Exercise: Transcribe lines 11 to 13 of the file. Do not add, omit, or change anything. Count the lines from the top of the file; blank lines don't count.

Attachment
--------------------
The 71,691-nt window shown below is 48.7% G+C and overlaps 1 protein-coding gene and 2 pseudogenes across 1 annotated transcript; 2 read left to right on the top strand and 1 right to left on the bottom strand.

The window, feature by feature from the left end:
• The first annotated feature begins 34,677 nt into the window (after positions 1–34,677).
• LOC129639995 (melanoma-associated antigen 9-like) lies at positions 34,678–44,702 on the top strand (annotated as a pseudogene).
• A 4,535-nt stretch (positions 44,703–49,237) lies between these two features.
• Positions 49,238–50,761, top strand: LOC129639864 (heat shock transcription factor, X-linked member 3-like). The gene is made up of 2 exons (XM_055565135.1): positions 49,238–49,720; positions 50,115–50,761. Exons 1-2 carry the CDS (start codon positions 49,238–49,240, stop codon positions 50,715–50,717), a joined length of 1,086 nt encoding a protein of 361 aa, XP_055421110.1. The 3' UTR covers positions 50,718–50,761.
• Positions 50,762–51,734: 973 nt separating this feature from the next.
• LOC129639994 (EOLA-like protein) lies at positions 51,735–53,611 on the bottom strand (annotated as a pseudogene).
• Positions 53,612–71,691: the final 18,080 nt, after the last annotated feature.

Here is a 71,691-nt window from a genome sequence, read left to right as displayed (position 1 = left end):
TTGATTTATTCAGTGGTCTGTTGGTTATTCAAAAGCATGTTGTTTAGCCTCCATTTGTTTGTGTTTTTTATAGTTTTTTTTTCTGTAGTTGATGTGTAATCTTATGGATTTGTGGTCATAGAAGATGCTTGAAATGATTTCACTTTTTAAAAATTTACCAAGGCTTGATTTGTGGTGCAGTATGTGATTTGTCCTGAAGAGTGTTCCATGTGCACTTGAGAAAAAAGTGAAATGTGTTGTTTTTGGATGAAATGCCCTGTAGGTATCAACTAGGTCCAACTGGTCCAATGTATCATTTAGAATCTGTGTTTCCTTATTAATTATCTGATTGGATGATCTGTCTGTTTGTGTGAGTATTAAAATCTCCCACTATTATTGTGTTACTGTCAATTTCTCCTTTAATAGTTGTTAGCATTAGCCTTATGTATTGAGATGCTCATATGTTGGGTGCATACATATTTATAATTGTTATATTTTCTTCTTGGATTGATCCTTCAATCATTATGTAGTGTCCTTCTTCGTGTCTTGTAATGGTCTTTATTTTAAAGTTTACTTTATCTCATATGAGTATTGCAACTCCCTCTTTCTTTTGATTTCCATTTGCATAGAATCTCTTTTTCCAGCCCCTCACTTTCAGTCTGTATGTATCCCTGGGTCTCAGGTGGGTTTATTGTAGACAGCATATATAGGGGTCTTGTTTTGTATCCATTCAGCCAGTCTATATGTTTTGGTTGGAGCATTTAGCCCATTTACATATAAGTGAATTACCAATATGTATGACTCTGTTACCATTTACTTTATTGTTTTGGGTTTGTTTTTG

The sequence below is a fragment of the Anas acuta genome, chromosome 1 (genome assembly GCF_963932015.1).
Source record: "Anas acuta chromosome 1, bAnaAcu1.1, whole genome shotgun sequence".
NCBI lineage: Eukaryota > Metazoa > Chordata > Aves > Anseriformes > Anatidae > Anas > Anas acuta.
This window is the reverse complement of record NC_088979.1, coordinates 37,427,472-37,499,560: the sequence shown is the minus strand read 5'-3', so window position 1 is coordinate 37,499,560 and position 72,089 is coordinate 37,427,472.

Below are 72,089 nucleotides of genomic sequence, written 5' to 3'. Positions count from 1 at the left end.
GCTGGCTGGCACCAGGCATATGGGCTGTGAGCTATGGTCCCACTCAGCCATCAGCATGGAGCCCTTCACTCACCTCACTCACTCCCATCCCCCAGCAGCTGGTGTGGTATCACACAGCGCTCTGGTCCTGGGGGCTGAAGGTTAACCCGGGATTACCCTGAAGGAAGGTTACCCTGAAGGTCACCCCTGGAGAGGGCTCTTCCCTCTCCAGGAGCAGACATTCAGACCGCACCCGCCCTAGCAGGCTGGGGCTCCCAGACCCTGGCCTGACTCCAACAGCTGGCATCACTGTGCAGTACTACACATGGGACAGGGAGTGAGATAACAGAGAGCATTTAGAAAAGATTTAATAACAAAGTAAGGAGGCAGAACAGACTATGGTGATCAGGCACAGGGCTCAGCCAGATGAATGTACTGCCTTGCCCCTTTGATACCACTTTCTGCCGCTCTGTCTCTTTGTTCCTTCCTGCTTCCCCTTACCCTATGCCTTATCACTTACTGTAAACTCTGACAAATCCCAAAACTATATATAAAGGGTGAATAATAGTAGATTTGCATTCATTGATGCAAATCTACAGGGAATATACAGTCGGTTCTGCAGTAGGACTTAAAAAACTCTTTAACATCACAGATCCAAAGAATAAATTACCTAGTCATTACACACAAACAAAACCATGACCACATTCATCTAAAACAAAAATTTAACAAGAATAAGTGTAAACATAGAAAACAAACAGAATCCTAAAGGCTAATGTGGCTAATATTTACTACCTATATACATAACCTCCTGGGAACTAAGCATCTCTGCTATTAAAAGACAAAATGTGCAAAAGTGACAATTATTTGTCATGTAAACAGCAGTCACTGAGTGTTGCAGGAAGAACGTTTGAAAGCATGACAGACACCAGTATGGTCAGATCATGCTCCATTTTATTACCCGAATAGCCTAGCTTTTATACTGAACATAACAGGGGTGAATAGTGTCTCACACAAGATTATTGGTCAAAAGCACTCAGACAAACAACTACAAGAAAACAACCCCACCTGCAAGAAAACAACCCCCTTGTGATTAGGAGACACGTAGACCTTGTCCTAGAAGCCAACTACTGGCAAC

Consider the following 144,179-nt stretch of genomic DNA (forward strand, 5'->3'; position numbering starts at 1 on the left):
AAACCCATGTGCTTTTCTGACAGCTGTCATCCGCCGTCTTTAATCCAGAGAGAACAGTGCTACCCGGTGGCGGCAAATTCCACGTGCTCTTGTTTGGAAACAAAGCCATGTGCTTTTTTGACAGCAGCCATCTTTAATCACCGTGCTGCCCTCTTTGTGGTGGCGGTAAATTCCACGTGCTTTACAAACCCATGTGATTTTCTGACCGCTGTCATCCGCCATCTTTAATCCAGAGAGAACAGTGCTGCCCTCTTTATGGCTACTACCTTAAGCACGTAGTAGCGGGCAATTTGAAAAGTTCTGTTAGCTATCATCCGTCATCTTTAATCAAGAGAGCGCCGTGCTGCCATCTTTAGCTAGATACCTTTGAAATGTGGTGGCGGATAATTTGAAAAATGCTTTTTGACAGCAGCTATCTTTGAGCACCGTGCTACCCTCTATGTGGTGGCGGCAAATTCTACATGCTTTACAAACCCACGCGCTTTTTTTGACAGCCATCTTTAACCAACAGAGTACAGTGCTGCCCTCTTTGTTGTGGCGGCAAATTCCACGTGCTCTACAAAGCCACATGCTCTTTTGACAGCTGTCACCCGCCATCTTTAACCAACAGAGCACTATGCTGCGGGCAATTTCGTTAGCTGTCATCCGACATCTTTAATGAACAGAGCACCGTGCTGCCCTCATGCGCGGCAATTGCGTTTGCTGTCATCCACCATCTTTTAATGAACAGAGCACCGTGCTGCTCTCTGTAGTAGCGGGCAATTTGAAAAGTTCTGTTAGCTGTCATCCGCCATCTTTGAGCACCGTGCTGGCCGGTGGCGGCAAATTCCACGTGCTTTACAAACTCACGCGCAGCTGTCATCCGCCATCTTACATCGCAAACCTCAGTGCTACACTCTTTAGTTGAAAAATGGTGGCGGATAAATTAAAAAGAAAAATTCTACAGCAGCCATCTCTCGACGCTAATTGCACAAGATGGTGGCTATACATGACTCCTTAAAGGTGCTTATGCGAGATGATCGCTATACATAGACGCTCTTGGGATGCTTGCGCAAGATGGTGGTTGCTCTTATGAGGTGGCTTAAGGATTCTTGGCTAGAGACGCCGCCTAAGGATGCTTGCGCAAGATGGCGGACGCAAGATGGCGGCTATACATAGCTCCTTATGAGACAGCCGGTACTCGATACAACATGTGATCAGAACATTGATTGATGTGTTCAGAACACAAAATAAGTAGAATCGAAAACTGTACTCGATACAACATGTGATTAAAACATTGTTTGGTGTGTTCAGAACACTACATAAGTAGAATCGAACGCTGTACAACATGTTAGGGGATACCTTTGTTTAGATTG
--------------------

TTGATTTATTCAGTGGTCTGTTGGTTATTCAAAAGCATGTTGTTTAGCCTCCATTTGTTTGTGTTTTTTATAGTTTTTTTTTCTGTAGTTGATGTGTAATCTTATGGATTTGTGGTCATAGAAGATGCTTGAAATGATTTCACTTTTTAAAAATTTACCAAGGCTTGATTTGTGGTGCAGTATGTGATTTGTCCTGAAGAGTGTTCCATGTGCACTTGAGAAAAAAGTGAAATGTGTTGTTTTTGGATGAAATGCCCTGTAGGTATCAACTAGGTCCAACTGGTCCAATGTATCATTTAGAATCTGTGTTTCCTTATTAATTATCTGATTGGATGATCTGTCTGTTTGTGTGAGTATTAAAATCTCCCACTATTATTGTGTTACTGTCAATTTCTCCTTTAATAGTTGTTAGCATTAGCCTTATGTATTGAGATGCTCATATGTTGGGTGCATACATATTTATAATTGTTATATTTTCTTCTTGGATTGATCCTTCAATCATTATGTAGTGTCCTTCTTCGTGTCTTGTAATGGTCTTTATTTTAAAGTTTACTTTATCTCATATGAGTATTGCAACTCCCTCTTTCTTTTGATTTCCATTTGCATAGAATCTCTTTTTCCAGCCCCTCACTTTCAGTCTGTATGTATCCCTGGGTCTCAGGTGGGTTTATTGTAGACAGCATATATAGGGGTCTTGTTTTGTATCCATTCAGCCAGTCTATATGTTTTGGTTGGAGCATTTAGCCCATTTACATATAAGTGAATTACCAATATGTATGACTCTGTTACCATTTACTTTATTGTTTTGGGTTTGTTTTTG

The sequence below is a fragment of the Anas acuta genome, chromosome 1 (genome assembly GCF_963932015.1).
Source record: "Anas acuta chromosome 1, bAnaAcu1.1, whole genome shotgun sequence".